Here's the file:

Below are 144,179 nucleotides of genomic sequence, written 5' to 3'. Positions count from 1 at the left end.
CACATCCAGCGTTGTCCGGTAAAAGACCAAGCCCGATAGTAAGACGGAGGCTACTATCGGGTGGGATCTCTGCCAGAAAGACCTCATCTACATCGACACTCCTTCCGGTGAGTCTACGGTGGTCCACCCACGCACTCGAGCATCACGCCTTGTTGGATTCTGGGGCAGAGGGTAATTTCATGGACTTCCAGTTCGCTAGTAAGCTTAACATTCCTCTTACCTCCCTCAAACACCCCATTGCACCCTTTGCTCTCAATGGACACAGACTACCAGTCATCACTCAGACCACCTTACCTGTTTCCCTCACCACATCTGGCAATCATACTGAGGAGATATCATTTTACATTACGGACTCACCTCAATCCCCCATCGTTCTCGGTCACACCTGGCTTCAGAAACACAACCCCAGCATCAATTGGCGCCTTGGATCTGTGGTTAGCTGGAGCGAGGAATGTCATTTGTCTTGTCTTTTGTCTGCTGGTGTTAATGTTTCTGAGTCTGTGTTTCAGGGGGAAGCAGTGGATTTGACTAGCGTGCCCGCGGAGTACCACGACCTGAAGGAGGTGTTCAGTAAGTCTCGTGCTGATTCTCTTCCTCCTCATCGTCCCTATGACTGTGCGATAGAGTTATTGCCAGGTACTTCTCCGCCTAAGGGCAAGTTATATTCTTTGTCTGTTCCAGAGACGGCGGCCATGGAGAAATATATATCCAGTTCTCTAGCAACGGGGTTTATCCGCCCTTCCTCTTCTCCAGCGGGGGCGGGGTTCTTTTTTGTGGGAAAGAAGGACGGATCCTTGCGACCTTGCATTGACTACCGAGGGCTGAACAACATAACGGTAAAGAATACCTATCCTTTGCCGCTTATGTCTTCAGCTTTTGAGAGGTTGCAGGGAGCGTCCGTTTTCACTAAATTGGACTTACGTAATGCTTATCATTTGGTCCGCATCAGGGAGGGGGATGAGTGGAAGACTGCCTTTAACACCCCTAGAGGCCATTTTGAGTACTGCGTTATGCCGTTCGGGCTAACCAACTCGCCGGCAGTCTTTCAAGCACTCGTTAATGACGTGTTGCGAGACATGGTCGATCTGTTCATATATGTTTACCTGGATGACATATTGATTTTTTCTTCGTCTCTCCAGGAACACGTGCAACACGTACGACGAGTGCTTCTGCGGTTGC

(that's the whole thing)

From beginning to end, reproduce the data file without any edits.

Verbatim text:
Below are 144,179 nucleotides of genomic sequence, written 5' to 3'. Positions count from 1 at the left end.
CACATCCAGCGTTGTCCGGTAAAAGACCAAGCCCGATAGTAAGACGGAGGCTACTATCGGGTGGGATCTCTGCCAGAAAGACCTCATCTACATCGACACTCCTTCCGGTGAGTCTACGGTGGTCCACCCACGCACTCGAGCATCACGCCTTGTTGGATTCTGGGGCAGAGGGTAATTTCATGGACTTCCAGTTCGCTAGTAAGCTTAACATTCCTCTTACCTCCCTCAAACACCCCATTGCACCCTTTGCTCTCAATGGACACAGACTACCAGTCATCACTCAGACCACCTTACCTGTTTCCCTCACCACATCTGGCAATCATACTGAGGAGATATCATTTTACATTACGGACTCACCTCAATCCCCCATCGTTCTCGGTCACACCTGGCTTCAGAAACACAACCCCAGCATCAATTGGCGCCTTGGATCTGTGGTTAGCTGGAGCGAGGAATGTCATTTGTCTTGTCTTTTGTCTGCTGGTGTTAATGTTTCTGAGTCTGTGTTTCAGGGGGAAGCAGTGGATTTGACTAGCGTGCCCGCGGAGTACCACGACCTGAAGGAGGTGTTCAGTAAGTCTCGTGCTGATTCTCTTCCTCCTCATCGTCCCTATGACTGTGCGATAGAGTTATTGCCAGGTACTTCTCCGCCTAAGGGCAAGTTATATTCTTTGTCTGTTCCAGAGACGGCGGCCATGGAGAAATATATATCCAGTTCTCTAGCAACGGGGTTTATCCGCCCTTCCTCTTCTCCAGCGGGGGCGGGGTTCTTTTTTGTGGGAAAGAAGGACGGATCCTTGCGACCTTGCATTGACTACCGAGGGCTGAACAACATAACGGTAAAGAATACCTATCCTTTGCCGCTTATGTCTTCAGCTTTTGAGAGGTTGCAGGGAGCGTCCGTTTTCACTAAATTGGACTTACGTAATGCTTATCATTTGGTCCGCATCAGGGAGGGGGATGAGTGGAAGACTGCCTTTAACACCCCTAGAGGCCATTTTGAGTACTGCGTTATGCCGTTCGGGCTAACCAACTCGCCGGCAGTCTTTCAAGCACTCGTTAATGACGTGTTGCGAGACATGGTCGATCTGTTCATATATGTTTACCTGGATGACATATTGATTTTTTCTTCGTCTCTCCAGGAACACGTGCAACACGTACGACGAGTGCTTCTGCGGTTGC